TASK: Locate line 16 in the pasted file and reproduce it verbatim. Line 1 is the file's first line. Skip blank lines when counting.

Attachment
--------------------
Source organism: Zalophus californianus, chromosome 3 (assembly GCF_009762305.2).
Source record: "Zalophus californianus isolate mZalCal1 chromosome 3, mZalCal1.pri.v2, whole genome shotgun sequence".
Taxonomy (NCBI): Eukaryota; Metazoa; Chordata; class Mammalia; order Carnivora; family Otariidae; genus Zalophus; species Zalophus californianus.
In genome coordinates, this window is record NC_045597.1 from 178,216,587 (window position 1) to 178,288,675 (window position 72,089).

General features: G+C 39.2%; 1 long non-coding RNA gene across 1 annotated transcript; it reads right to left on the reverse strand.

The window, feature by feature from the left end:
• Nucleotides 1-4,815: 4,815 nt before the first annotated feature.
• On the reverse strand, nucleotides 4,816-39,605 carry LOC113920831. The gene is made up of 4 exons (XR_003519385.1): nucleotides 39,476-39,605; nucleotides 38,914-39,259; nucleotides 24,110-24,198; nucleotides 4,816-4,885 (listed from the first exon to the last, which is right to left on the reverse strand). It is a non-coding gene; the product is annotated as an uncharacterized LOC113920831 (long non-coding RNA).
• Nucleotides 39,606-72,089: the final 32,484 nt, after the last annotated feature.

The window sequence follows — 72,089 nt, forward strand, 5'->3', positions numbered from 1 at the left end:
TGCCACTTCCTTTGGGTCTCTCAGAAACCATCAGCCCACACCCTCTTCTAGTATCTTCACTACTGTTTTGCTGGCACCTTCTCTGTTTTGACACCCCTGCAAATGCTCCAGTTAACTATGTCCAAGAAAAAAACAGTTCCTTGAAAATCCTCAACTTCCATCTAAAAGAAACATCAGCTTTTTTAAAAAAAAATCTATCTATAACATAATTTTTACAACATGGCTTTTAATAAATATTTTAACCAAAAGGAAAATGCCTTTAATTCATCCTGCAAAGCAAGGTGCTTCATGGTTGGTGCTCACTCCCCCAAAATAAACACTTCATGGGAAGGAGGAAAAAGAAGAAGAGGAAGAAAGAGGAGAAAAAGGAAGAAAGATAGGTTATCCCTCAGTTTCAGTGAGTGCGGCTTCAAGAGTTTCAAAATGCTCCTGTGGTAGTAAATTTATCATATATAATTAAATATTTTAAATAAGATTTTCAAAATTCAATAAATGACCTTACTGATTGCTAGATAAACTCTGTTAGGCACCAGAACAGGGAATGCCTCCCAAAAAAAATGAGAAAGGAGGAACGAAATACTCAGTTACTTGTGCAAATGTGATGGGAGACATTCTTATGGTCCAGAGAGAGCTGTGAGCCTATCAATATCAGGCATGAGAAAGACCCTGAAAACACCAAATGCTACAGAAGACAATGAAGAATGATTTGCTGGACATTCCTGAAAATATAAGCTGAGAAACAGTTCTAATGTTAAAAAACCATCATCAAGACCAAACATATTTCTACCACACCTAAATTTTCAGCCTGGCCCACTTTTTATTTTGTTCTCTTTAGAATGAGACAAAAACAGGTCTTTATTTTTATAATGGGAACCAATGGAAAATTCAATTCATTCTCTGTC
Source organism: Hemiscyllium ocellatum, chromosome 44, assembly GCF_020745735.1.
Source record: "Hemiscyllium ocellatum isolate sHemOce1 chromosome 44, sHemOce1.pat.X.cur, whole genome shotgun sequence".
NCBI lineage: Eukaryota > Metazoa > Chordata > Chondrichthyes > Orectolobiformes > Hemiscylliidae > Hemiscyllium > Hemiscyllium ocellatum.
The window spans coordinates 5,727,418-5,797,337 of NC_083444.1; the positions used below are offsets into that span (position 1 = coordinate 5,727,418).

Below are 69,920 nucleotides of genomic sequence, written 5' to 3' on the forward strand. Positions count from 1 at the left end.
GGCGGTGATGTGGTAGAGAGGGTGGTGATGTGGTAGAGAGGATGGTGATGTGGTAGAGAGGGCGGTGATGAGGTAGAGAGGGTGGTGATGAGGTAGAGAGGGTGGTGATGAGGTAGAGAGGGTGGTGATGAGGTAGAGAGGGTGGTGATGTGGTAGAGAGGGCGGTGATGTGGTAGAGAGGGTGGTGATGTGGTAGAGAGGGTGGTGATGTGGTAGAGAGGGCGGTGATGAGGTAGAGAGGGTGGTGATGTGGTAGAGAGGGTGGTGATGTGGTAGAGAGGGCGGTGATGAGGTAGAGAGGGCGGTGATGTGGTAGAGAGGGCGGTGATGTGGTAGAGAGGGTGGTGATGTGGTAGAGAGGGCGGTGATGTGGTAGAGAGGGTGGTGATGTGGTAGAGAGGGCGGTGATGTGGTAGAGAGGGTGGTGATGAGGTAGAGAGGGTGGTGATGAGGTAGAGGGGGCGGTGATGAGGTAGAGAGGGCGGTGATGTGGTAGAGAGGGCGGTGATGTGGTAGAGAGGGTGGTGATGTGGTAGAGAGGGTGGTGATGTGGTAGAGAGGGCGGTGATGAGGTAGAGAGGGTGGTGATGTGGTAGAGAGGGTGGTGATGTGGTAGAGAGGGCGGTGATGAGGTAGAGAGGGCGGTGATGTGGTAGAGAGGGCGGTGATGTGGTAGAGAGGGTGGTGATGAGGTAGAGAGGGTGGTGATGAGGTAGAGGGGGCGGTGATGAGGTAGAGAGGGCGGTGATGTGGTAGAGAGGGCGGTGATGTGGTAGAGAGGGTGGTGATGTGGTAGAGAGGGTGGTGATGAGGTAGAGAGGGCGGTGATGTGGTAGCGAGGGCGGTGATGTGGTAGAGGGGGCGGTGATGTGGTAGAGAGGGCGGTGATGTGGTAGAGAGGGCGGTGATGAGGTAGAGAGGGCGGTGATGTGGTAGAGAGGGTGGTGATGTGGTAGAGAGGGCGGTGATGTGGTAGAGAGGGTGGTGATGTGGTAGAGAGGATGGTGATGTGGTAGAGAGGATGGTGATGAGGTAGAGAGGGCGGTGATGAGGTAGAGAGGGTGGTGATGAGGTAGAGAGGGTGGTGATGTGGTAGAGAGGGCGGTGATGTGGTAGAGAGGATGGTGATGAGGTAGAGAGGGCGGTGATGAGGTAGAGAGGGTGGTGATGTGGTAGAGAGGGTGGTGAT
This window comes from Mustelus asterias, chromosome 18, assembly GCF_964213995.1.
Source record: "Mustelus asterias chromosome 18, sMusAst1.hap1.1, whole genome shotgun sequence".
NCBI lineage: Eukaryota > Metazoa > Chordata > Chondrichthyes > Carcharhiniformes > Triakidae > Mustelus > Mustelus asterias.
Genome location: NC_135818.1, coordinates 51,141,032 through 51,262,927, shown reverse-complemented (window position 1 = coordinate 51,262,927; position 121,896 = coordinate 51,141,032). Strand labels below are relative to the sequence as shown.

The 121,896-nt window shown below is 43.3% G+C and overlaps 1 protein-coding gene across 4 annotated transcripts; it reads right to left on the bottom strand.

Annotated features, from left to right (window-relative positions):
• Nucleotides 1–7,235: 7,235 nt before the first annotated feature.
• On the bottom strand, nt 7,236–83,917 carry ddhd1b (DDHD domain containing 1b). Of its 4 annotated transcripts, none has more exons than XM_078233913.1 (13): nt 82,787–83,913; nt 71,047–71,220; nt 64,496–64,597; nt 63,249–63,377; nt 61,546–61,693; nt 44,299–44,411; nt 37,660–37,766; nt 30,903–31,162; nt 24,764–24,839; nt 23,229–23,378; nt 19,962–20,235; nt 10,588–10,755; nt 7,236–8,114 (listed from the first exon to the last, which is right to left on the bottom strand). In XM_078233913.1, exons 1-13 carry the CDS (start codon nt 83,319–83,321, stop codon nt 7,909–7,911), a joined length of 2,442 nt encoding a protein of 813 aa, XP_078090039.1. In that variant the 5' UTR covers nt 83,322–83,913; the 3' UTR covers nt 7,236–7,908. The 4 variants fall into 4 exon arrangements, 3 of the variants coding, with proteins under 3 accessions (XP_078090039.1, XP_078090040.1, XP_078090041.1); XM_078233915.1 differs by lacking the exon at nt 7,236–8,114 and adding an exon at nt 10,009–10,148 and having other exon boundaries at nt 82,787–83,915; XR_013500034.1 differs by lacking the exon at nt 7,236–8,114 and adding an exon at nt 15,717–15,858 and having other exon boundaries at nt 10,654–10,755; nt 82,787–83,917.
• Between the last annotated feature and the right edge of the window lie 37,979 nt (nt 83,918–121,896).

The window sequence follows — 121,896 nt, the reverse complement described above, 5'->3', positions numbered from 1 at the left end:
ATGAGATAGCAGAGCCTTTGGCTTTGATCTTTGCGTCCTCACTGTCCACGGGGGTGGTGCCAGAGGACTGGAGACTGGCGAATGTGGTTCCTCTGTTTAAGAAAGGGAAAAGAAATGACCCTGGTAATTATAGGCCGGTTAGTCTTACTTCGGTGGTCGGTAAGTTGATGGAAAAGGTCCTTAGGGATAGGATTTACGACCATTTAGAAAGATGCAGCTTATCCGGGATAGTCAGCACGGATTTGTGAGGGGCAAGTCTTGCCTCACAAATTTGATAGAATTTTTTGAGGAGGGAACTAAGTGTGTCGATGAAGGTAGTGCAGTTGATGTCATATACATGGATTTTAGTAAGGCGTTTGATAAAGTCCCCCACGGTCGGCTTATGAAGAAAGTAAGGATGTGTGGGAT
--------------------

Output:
Below are 69,920 nucleotides of genomic sequence, written 5' to 3' on the forward strand. Positions count from 1 at the left end.